Computer based systems were used to process the data from the survey. Internal system edits were applied in the computer assisted interviewing (CAI) instrument to ensure the completeness and consistency of the questionnaire and responses during the interview. The interviewer could not proceed from one section of the interview to the next until responses had been properly completed.
A number of range and consistency edits were programmed into the CAI collection instrument. Edit messages appeared on screen automatically if the information entered was either outside the permitted range for a particular question, or contradicted information already recorded. These edit queries were resolved by interviewers on the spot with respondents.
Workloads were electronically loaded on receipt in the ABS office in each state or territory. Checks were made to ensure interviewer workloads were fully accounted for and that questionnaires for each household and respondent were completed. Problems with the questionnaire identified by interviewers were resolved by office staff, where possible, using other information contained in the questionnaire, or by referring to the comments provided by interviewers.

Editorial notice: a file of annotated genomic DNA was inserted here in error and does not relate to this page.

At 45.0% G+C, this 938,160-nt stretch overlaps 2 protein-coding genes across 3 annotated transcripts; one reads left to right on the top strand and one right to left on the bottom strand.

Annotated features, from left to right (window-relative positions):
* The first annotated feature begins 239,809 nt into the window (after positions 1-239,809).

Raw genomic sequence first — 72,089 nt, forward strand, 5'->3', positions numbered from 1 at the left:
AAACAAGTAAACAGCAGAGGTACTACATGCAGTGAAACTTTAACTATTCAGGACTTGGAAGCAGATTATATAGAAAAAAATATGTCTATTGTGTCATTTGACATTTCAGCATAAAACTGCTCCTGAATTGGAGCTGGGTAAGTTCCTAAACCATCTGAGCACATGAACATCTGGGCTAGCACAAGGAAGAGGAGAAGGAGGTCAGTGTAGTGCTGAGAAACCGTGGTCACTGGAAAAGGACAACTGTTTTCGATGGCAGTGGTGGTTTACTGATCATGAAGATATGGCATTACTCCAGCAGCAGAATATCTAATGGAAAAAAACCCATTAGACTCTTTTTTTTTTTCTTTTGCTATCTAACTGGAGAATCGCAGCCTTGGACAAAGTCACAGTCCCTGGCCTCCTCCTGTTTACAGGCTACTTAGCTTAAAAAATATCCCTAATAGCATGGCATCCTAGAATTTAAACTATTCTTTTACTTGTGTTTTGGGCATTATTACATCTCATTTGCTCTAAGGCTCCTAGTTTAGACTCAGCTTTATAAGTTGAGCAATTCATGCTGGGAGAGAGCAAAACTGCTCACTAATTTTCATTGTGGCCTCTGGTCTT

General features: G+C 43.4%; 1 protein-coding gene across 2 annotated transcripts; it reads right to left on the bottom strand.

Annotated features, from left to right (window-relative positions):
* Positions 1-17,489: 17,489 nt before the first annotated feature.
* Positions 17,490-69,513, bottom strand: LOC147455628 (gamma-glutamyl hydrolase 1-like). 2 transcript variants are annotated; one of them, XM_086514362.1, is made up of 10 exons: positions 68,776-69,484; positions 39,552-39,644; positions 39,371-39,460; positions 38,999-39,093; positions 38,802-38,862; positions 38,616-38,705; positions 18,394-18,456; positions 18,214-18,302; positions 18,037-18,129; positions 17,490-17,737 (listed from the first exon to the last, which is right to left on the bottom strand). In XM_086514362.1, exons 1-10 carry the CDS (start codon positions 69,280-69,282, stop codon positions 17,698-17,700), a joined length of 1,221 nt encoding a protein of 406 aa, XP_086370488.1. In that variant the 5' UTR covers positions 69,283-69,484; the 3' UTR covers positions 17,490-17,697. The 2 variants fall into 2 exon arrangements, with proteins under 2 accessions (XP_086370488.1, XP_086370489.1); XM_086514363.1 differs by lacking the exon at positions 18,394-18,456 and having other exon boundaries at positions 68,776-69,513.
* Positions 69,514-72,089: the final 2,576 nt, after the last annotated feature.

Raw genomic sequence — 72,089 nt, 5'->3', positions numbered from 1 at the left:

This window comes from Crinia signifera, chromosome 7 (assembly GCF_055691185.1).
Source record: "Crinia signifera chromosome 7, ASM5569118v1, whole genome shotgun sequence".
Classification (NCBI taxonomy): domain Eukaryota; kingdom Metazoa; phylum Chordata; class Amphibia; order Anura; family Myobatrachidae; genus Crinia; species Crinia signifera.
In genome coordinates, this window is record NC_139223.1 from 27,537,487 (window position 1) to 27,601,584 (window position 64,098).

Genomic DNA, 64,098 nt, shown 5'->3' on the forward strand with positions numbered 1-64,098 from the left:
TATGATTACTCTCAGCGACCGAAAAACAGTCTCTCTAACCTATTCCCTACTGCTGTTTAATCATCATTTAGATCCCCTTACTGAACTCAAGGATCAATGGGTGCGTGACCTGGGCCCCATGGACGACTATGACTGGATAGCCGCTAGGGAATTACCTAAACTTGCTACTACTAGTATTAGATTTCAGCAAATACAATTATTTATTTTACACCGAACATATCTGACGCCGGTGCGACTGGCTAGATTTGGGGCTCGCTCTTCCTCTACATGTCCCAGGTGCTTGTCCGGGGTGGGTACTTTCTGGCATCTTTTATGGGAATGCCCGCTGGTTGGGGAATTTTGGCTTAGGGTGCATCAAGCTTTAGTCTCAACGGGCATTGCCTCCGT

Computer assisted coding was performed on responses to questions on country of birth, language, family relationships, educational qualifications and occupation. Geography data was also coded. The following details the classifications used to code data.
Country of birth coding. The survey questionnaire listed the ten most frequently reported countries. Interviewers were instructed to mark the appropriate box, or if the reported country was not among those listed, to record the name of the country for subsequent coding. All responses for country of birth were coded according to the Standard Australian Classification of Countries (SACC), Second edition (cat. no. 1269.0).